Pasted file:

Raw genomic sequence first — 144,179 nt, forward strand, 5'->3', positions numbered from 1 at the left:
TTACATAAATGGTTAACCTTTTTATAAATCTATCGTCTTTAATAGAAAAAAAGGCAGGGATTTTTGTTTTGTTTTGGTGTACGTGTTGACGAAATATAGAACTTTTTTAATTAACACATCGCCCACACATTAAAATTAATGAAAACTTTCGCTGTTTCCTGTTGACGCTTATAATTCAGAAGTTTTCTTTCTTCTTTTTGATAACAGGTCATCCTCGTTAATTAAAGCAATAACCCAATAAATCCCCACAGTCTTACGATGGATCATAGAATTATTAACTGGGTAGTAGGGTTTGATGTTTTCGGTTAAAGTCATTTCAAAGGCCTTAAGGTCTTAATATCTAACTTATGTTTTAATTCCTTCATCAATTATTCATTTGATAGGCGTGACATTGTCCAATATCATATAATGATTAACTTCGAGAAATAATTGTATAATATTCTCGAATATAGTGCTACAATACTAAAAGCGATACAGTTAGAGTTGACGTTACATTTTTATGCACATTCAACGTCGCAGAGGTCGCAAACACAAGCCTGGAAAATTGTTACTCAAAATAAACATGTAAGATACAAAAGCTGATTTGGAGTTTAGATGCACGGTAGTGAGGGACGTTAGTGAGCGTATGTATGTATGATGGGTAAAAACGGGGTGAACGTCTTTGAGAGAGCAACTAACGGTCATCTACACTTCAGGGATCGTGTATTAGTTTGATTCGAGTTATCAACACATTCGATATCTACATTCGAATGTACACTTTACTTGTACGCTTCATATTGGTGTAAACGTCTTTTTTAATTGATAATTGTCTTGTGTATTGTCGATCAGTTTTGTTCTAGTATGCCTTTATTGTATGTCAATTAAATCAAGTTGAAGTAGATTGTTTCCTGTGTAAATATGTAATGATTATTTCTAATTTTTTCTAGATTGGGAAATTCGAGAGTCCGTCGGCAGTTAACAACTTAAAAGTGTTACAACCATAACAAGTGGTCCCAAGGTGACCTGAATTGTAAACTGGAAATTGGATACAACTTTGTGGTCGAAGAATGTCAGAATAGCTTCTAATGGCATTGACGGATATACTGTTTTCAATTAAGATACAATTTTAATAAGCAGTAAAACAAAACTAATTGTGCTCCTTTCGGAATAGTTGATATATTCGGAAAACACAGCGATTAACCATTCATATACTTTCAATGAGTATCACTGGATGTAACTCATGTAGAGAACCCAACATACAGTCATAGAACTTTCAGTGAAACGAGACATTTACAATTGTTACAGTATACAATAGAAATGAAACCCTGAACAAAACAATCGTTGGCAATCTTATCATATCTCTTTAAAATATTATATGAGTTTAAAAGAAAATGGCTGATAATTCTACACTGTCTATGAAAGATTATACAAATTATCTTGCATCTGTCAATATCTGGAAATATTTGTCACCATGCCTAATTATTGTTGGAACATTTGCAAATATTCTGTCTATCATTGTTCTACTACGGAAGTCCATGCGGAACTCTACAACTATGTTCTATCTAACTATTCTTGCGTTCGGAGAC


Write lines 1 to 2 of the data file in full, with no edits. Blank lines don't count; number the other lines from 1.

Raw genomic sequence first — 144,179 nt, forward strand, 5'->3', positions numbered from 1 at the left:
TTACATAAATGGTTAACCTTTTTATAAATCTATCGTCTTTAATAGAAAAAAAGGCAGGGATTTTTGTTTTGTTTTGGTGTACGTGTTGACGAAATATAGAACTTTTTTAATTAACACATCGCCCACACATTAAAATTAATGAAAACTTTCGCTGTTTCCTGTTGACGCTTATAATTCAGAAGTTTTCTTTCTTCTTTTTGATAACAGGTCATCCTCGTTAATTAAAGCAATAACCCAATAAATCCCCACAGTCTTACGATGGATCATAGAATTATTAACTGGGTAGTAGGGTTTGATGTTTTCGGTTAAAGTCATTTCAAAGGCCTTAAGGTCTTAATATCTAACTTATGTTTTAATTCCTTCATCAATTATTCATTTGATAGGCGTGACATTGTCCAATATCATATAATGATTAACTTCGAGAAATAATTGTATAATATTCTCGAATATAGTGCTACAATACTAAAAGCGATACAGTTAGAGTTGACGTTACATTTTTATGCACATTCAACGTCGCAGAGGTCGCAAACACAAGCCTGGAAAATTGTTACTCAAAATAAACATGTAAGATACAAAAGCTGATTTGGAGTTTAGATGCACGGTAGTGAGGGACGTTAGTGAGCGTATGTATGTATGATGGGTAAAAACGGGGTGAACGTCTTTGAGAGAGCAACTAACGGTCATCTACACTTCAGGGATCGTGTATTAGTTTGATTCGAGTTATCAACACATTCGATATCTACATTCGAATGTACACTTTACTTGTACGCTTCATATTGGTGTAAACGTCTTTTTTAATTGATAATTGTCTTGTGTATTGTCGATCAGTTTTGTTCTAGTATGCCTTTATTGTATGTCAATTAAATCAAGTTGAAGTAGATTGTTTCCTGTGTAAATATGTAATGATTATTTCTAATTTTTTCTAGATTGGGAAATTCGAGAGTCCGTCGGCAGTTAACAACTTAAAAGTGTTACAACCATAACAAGTGGTCCCAAGGTGACCTGAATTGTAAACTGGAAATTGGATACAACTTTGTGGTCGAAGAATGTCAGAATAGCTTCTAATGGCATTGACGGATATACTGTTTTCAATTAAGATACAATTTTAATAAGCAGTAAAACAAAACTAATTGTGCTCCTTTCGGAATAGTTGATATATTCGGAAAACACAGCGATTAACCATTCATATACTTTCAATGAGTATCACTGGATGTAACTCATGTAGAGAACCCAACATACAGTCATAGAACTTTCAGTGAAACGAGACATTTACAATTGTTACAGTATACAATAGAAATGAAACCCTGAACAAAACAATCGTTGGCAATCTTATCATATCTCTTTAAAATATTATATGAGTTTAAAAGAAAATGGCTGATAATTCTACACTGTCTATGAAAGATTATACAAATTATCTTGCATCTGTCAATATCTGGAAATATTTGTCACCATGCCTAATTATTGTTGGAACATTTGCAAATATTCTGTCTATCATTGTTCTACTACGGAAGTCCATGCGGAACTCTACAACTATGTTCTATCTAACTATTCTTGCGTTCGGAGAC